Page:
American Mathematical Competitions
The American Mathematics Competitions are a series of nationally syndicated math contests, sponsored by the Mathematical Association of America. The AMC 8, 10, and 12 are for middle and high school students, and are the first tier of competitions leading to the USA Mathematical Olympiad. From the AMC website:
"The mission of the MAA's American Mathematics Competitions is to increase
interest in mathematics and to develop problem solving through a fun
competition. Teachers and schools benefit from the chance to challenge
students with interesting mathematical questions that are aligned with
curriculum standards at all levels of difficulty. In addition, students gain
the opportunity to learn and achieve through competition with students in
their school and around the world."
AIME (American Invitational Mathematical Exam)
If you have qualified for the AIME, you have been notified when you recieved your score by email. Unlike the AMC exams, a qualifying student is only allowed to take the AIME exam once each year. If your normal school does not offer the AIME, you may take the alternate AIME II at the University of Texas. You MUST notify the SMMG coordinator (firstname.lastname@example.org) that you plan on taking the exam at UT.
Exam: AIME II
Date and time: Wednesday, April 3, 2013, 5:30 - 9:00 PM
Testing will take place shortly after 5:30 pm and last 3 hours. Please arrive at 5:30 to give yourself time to find your seat, fill out forms, sharpen pencils, etc.
Location: The exam will be conducted on the UT campus in Robert Lee Moore (RLM) Hall, Room 11.176.
The AIME is a 15 question, 3 hour examination in which each answer is an integer number from 0 to 999. The questions on the AIME are much more difficult and students are very unlikely to obtain the correct answer by guessing. As with the AMC 10 and AMC 12 (and the USAMO), all problems on the AIME can be solved by pre-calculus methods. The use of calculators is not allowed.
For more information about the AIME please visit the official AMC website.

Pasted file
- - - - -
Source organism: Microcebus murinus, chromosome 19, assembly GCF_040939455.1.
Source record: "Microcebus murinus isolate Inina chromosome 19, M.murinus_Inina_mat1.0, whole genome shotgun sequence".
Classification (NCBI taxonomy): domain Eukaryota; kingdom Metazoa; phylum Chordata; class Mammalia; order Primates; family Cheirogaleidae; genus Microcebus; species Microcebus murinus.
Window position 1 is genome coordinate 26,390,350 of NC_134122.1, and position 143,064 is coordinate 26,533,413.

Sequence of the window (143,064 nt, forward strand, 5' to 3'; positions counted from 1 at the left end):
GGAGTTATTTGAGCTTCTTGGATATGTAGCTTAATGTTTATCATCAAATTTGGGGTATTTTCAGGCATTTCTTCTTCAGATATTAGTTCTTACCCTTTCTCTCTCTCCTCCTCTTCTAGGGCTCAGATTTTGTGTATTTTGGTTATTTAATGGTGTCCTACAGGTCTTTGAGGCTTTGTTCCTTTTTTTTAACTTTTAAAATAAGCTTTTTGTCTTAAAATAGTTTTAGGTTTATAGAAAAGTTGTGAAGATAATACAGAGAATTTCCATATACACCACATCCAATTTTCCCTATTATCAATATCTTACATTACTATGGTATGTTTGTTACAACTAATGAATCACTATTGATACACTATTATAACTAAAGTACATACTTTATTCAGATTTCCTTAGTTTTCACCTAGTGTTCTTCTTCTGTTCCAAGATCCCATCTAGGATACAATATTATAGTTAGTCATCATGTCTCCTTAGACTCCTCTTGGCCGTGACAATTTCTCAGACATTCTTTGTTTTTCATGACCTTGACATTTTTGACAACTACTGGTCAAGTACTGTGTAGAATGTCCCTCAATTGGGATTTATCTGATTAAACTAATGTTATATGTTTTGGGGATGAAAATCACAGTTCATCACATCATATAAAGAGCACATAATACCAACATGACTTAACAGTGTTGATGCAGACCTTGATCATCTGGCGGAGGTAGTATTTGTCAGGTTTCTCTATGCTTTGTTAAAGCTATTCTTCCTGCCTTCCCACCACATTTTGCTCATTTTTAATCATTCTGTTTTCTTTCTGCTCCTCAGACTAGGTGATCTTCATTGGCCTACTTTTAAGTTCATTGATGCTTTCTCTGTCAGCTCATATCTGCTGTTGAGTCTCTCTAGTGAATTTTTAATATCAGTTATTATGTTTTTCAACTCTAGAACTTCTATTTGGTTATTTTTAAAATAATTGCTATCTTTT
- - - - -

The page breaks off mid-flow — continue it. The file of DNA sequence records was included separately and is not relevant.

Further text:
- Where can I find out detailed information about the AMC exams?
Visit the AMC website. They have an extensive FAQ section and will be able to answer most questions.
- Can I see any past exams or sample questions?
Yes: The AMC website also has an archive of sample problems and past exams, which you can find if you poke around on their site. We also have a practice exam available for download here:
- Is my student eligible for the exam?
It depends on your current grade in school. The AMC 12 is for students in high school who are under 19.5 years of age. The AMC 10 covers mathematics normally associated with grades 9 and 10 and is for students under 17.5 years of age who are not enrolled in grades 11, 12 or equivalent. The AMC 8 is for middle-school students in grades 8 and below. There is no minimum age requirement for these exams.
- How long is the exam?
The AIME is three hours long, with 15 questions. The AMC 12 and AMC 10 contests are 75 minutes and are 25 questions in length, with approximately 12 questions in common to both contests. The AMC 8 is 25 questions in length and takes only 40 minutes.
- Will I have to pay a $60 registration fee? Do I have to buy a test?
The host (that's SMMG!) pays the registration fee and purchases exams for the whole group. You do not need to worry about ordering exams-- it is the responsibility of the hosting organization (SMMG) to order bundles of exams and administer the tests.